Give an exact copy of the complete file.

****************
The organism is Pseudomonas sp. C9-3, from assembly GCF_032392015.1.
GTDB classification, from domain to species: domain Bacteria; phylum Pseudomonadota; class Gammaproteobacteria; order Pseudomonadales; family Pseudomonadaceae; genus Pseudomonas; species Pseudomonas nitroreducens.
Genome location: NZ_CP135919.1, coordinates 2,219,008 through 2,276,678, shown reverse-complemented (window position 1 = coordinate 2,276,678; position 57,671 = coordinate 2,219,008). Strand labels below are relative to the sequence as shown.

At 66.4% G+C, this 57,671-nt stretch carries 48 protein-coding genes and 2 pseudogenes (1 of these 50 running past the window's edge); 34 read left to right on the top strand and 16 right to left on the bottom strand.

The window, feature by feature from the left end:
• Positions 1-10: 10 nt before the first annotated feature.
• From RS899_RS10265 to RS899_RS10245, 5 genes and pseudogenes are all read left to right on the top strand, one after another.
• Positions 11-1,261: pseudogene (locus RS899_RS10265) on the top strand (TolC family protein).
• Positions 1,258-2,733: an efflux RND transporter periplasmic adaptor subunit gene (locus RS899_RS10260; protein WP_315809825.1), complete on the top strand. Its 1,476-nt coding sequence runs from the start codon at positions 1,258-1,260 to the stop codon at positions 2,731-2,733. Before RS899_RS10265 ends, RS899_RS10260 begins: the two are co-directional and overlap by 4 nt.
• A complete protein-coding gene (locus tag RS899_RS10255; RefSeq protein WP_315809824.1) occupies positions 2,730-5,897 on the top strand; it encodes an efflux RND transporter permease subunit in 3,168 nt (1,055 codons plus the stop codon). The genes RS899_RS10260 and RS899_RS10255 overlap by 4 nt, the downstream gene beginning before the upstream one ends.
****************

The organism is Pseudomonas sp. C9-3, from assembly GCF_032392015.1.
GTDB classification, from domain to species: domain Bacteria; phylum Pseudomonadota; class Gammaproteobacteria; order Pseudomonadales; family Pseudomonadaceae; genus Pseudomonas; species Pseudomonas nitroreducens.
Genome location: NZ_CP135919.1, coordinates 2,219,008 through 2,276,678, shown reverse-complemented (window position 1 = coordinate 2,276,678; position 57,671 = coordinate 2,219,008). Strand labels below are relative to the sequence as shown.

At 66.4% G+C, this 57,671-nt stretch carries 48 protein-coding genes and 2 pseudogenes (1 of these 50 running past the window's edge); 34 read left to right on the top strand and 16 right to left on the bottom strand.

The window, feature by feature from the left end:
• Positions 1-10: 10 nt before the first annotated feature.
• From RS899_RS10265 to RS899_RS10245, 5 genes and pseudogenes are all read left to right on the top strand, one after another.
• Positions 11-1,261: pseudogene (locus RS899_RS10265) on the top strand (TolC family protein).
• Positions 1,258-2,733: an efflux RND transporter periplasmic adaptor subunit gene (locus RS899_RS10260; protein WP_315809825.1), complete on the top strand. Its 1,476-nt coding sequence runs from the start codon at positions 1,258-1,260 to the stop codon at positions 2,731-2,733. Before RS899_RS10265 ends, RS899_RS10260 begins: the two are co-directional and overlap by 4 nt.
• A complete protein-coding gene (locus tag RS899_RS10255; RefSeq protein WP_315809824.1) occupies positions 2,730-5,897 on the top strand; it encodes an efflux RND transporter permease subunit in 3,168 nt (1,055 codons plus the stop codon). The genes RS899_RS10260 and RS899_RS10255 overlap by 4 nt, the downstream gene beginning before the upstream one ends.